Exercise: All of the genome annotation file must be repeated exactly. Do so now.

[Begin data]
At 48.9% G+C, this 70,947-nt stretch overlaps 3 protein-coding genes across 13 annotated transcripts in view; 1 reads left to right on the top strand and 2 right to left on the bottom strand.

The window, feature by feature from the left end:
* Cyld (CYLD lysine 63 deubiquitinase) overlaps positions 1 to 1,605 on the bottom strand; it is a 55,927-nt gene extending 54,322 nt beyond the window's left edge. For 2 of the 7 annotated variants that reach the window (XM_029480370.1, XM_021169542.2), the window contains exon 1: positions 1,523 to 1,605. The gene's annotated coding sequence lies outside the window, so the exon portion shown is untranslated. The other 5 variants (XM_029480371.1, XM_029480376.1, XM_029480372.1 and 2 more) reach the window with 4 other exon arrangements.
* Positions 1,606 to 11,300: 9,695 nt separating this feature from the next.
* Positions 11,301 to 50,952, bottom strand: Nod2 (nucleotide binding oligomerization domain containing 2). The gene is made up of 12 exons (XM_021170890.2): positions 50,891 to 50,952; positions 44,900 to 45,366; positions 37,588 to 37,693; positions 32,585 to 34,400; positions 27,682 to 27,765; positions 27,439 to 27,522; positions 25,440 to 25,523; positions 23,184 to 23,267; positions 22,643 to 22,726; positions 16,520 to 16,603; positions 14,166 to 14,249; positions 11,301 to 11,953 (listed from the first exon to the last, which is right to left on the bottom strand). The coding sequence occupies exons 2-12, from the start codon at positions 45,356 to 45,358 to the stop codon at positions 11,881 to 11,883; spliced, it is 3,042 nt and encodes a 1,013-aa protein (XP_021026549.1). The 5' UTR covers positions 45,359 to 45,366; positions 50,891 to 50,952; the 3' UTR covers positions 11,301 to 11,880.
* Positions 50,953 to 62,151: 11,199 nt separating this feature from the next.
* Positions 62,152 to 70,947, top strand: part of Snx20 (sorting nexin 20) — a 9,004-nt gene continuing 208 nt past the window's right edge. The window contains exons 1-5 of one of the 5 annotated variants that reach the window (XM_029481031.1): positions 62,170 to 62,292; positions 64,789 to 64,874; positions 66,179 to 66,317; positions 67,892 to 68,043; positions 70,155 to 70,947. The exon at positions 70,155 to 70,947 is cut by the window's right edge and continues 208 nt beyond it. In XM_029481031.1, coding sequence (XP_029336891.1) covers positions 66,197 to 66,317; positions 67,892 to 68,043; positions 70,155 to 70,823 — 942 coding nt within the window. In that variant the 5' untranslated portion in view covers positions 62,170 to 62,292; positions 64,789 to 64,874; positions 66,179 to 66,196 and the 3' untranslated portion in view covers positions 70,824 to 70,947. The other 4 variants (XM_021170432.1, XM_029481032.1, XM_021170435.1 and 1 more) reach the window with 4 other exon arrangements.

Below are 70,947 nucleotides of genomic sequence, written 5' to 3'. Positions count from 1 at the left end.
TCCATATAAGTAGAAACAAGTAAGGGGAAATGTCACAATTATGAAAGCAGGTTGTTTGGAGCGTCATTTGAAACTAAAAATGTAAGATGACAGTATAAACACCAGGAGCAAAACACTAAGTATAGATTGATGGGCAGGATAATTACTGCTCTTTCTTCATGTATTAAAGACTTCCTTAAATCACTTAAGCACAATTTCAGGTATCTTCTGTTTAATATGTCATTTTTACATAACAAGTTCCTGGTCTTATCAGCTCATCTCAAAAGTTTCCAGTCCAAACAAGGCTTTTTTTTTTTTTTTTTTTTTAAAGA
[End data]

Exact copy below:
At 48.9% G+C, this 70,947-nt stretch overlaps 3 protein-coding genes across 13 annotated transcripts in view; 1 reads left to right on the top strand and 2 right to left on the bottom strand.

The window, feature by feature from the left end:
* Cyld (CYLD lysine 63 deubiquitinase) overlaps positions 1 to 1,605 on the bottom strand; it is a 55,927-nt gene extending 54,322 nt beyond the window's left edge. For 2 of the 7 annotated variants that reach the window (XM_029480370.1, XM_021169542.2), the window contains exon 1: positions 1,523 to 1,605. The gene's annotated coding sequence lies outside the window, so the exon portion shown is untranslated. The other 5 variants (XM_029480371.1, XM_029480376.1, XM_029480372.1 and 2 more) reach the window with 4 other exon arrangements.
* Positions 1,606 to 11,300: 9,695 nt separating this feature from the next.
* Positions 11,301 to 50,952, bottom strand: Nod2 (nucleotide binding oligomerization domain containing 2). The gene is made up of 12 exons (XM_021170890.2): positions 50,891 to 50,952; positions 44,900 to 45,366; positions 37,588 to 37,693; positions 32,585 to 34,400; positions 27,682 to 27,765; positions 27,439 to 27,522; positions 25,440 to 25,523; positions 23,184 to 23,267; positions 22,643 to 22,726; positions 16,520 to 16,603; positions 14,166 to 14,249; positions 11,301 to 11,953 (listed from the first exon to the last, which is right to left on the bottom strand). The coding sequence occupies exons 2-12, from the start codon at positions 45,356 to 45,358 to the stop codon at positions 11,881 to 11,883; spliced, it is 3,042 nt and encodes a 1,013-aa protein (XP_021026549.1). The 5' UTR covers positions 45,359 to 45,366; positions 50,891 to 50,952; the 3' UTR covers positions 11,301 to 11,880.
* Positions 50,953 to 62,151: 11,199 nt separating this feature from the next.
* Positions 62,152 to 70,947, top strand: part of Snx20 (sorting nexin 20) — a 9,004-nt gene continuing 208 nt past the window's right edge. The window contains exons 1-5 of one of the 5 annotated variants that reach the window (XM_029481031.1): positions 62,170 to 62,292; positions 64,789 to 64,874; positions 66,179 to 66,317; positions 67,892 to 68,043; positions 70,155 to 70,947. The exon at positions 70,155 to 70,947 is cut by the window's right edge and continues 208 nt beyond it. In XM_029481031.1, coding sequence (XP_029336891.1) covers positions 66,197 to 66,317; positions 67,892 to 68,043; positions 70,155 to 70,823 — 942 coding nt within the window. In that variant the 5' untranslated portion in view covers positions 62,170 to 62,292; positions 64,789 to 64,874; positions 66,179 to 66,196 and the 3' untranslated portion in view covers positions 70,824 to 70,947. The other 4 variants (XM_021170432.1, XM_029481032.1, XM_021170435.1 and 1 more) reach the window with 4 other exon arrangements.

Below are 70,947 nucleotides of genomic sequence, written 5' to 3'. Positions count from 1 at the left end.
TCCATATAAGTAGAAACAAGTAAGGGGAAATGTCACAATTATGAAAGCAGGTTGTTTGGAGCGTCATTTGAAACTAAAAATGTAAGATGACAGTATAAACACCAGGAGCAAAACACTAAGTATAGATTGATGGGCAGGATAATTACTGCTCTTTCTTCATGTATTAAAGACTTCCTTAAATCACTTAAGCACAATTTCAGGTATCTTCTGTTTAATATGTCATTTTTACATAACAAGTTCCTGGTCTTATCAGCTCATCTCAAAAGTTTCCAGTCCAAACAAGGCTTTTTTTTTTTTTTTTTTTTTAAAGA